evmpl license

From: Clay Lenhart <clay_at_lenharts_dot_net>
Date: Tue Sep 09 2003 - 21:31:41 CDT

Hey everyone, I'm new to the group. I'm mostly interested in the
electronic safeguards of the application, and I have some ideas I'll
propose soon. My second interest is making sure that they voting
methods are flexible for a varity of purposes. I think there are better
voting methods than plurality voting. First I have a couple of
suggestions about the license.

Technically speeking, if I use the evm application for voting, I am not
required to release the source code -- depending on your view of what
distribution means. All I have to do it keep a diff of the changes and
not release those diffs, and I'm complying with the license.

I think the real issue is that the code used in the election must be
publically auditable. Lets change the license to require the Gov agency
to release the source code used in the election.

The revision tracking clause will create extra burdon on the gov agency
--- when we really are not interested in their development process. If
they release the complete source code, we can run the diffs to see what
changed. Is the revision tracking clause neccessary?

I propose that we change the license to:

<same>The EVMPL is identical to the GPL, with the exception of the
following additional clause:</same>

<changed>Using the software for voting purposes is considered
"distribution of software" under this agreement. All rights and
restrictions must be obeyed as if the software were actually
distributed.</changed>

<same>The purpose of this additional clause is to assure that the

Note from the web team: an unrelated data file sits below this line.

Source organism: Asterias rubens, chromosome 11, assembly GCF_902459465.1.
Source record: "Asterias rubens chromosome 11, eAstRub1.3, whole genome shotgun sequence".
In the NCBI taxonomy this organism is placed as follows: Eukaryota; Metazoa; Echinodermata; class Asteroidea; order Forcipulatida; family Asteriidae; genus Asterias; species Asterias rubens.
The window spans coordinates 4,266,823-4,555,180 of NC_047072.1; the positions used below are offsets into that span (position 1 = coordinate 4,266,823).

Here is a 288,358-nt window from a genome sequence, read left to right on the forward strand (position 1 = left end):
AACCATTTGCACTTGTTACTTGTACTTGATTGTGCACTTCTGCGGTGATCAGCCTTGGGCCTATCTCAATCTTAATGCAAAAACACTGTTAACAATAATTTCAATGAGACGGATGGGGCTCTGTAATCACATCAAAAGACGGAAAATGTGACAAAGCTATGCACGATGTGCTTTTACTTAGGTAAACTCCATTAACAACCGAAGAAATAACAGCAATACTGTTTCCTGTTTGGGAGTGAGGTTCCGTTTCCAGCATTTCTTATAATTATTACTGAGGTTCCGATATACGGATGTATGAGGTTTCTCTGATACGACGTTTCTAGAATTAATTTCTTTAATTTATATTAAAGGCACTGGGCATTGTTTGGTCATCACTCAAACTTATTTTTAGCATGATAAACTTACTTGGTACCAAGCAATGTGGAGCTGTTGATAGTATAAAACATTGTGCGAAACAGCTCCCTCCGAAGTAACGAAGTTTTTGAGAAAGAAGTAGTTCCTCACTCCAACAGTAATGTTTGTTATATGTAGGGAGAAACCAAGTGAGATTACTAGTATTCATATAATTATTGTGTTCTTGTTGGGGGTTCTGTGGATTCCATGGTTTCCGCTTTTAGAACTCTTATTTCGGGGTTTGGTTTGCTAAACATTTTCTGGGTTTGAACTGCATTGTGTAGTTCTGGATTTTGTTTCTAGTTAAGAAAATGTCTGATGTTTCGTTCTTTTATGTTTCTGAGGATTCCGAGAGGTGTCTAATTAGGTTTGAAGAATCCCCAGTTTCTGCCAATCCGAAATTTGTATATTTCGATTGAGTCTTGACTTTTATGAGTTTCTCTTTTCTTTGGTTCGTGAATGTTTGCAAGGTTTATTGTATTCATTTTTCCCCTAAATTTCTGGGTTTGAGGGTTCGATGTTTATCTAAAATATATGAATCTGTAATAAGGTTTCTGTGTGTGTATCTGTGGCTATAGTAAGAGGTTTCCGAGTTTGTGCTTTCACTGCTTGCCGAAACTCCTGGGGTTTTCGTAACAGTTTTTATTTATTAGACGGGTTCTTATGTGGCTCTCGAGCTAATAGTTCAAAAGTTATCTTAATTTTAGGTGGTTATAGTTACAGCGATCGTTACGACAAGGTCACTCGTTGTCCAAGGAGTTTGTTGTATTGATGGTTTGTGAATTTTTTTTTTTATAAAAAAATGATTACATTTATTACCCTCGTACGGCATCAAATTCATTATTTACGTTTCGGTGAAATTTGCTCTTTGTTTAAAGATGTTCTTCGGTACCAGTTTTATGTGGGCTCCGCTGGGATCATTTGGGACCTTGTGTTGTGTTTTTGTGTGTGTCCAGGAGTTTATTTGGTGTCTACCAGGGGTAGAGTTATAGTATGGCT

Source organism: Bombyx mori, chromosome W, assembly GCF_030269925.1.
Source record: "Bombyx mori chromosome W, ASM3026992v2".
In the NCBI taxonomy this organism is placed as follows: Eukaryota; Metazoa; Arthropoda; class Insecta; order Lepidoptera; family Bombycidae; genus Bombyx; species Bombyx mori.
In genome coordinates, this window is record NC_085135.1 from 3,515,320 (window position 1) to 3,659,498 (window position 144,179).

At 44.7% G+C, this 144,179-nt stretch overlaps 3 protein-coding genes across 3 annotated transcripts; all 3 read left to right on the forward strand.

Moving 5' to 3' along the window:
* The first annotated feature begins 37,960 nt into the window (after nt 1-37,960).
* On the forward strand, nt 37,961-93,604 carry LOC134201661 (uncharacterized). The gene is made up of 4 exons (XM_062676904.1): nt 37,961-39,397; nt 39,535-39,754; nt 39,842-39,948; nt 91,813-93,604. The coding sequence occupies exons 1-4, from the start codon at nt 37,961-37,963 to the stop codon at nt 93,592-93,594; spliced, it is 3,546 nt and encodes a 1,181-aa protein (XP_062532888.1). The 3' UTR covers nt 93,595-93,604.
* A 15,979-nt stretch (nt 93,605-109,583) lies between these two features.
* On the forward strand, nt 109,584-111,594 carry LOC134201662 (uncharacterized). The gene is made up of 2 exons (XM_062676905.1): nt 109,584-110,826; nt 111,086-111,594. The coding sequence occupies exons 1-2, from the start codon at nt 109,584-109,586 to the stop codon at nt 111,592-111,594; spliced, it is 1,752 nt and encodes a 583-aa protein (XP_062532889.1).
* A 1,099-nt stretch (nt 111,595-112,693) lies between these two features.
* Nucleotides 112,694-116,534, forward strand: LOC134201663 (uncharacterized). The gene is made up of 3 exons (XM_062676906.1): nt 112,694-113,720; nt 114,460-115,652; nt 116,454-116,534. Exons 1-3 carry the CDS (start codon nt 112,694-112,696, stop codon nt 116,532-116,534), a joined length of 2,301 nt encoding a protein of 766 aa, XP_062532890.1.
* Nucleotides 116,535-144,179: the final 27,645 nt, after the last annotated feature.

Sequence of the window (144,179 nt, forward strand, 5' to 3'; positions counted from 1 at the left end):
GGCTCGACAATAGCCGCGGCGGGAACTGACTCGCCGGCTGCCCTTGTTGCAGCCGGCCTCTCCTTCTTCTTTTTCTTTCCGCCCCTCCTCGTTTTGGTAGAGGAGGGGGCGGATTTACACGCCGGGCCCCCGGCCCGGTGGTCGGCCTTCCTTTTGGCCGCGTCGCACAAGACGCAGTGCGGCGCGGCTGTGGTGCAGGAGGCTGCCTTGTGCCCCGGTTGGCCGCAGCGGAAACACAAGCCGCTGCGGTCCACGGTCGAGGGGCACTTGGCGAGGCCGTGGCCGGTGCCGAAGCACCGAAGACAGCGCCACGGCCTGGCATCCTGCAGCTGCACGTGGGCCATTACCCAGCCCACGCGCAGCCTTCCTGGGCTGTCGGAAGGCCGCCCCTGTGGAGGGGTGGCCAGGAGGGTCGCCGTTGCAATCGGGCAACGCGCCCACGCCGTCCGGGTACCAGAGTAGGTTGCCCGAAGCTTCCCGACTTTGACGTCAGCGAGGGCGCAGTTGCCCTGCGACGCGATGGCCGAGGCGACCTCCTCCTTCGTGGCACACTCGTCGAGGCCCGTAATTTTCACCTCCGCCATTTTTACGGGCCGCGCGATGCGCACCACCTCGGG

special audit requirements for voting machine certification are met (or
at least meet-able) by revisions to EVM.</same>

Or something like that. Perhaps the wording can be cleaned up. If we
agree to this direction, I can ask a friend to review it to make sure we
are using the right legal catch phrases.

I went back and read the reasoning to the revision tracking in the
mailing list archives, and although revision tracking will make an
auditor's job easier, it is not strictly necessary. The clause assumes
that we did not make the mistake. In reality, we might make the
mistake, but to an auditor, it will not matter. All that matters is,
under what conditions were the elections conducted. Only the voting
conditions must be documented.

Secondly, if I were auditing the software in an election, I would not
trust the revision history. People mess up, especially if there is time
pressure. I could see someone modifying the code before putting it
under revision control. When they do put it under revsion control, the
first posting looks like is not modified from the original.

-Clay
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Received on Tue Sep 30 23:17:02 2003

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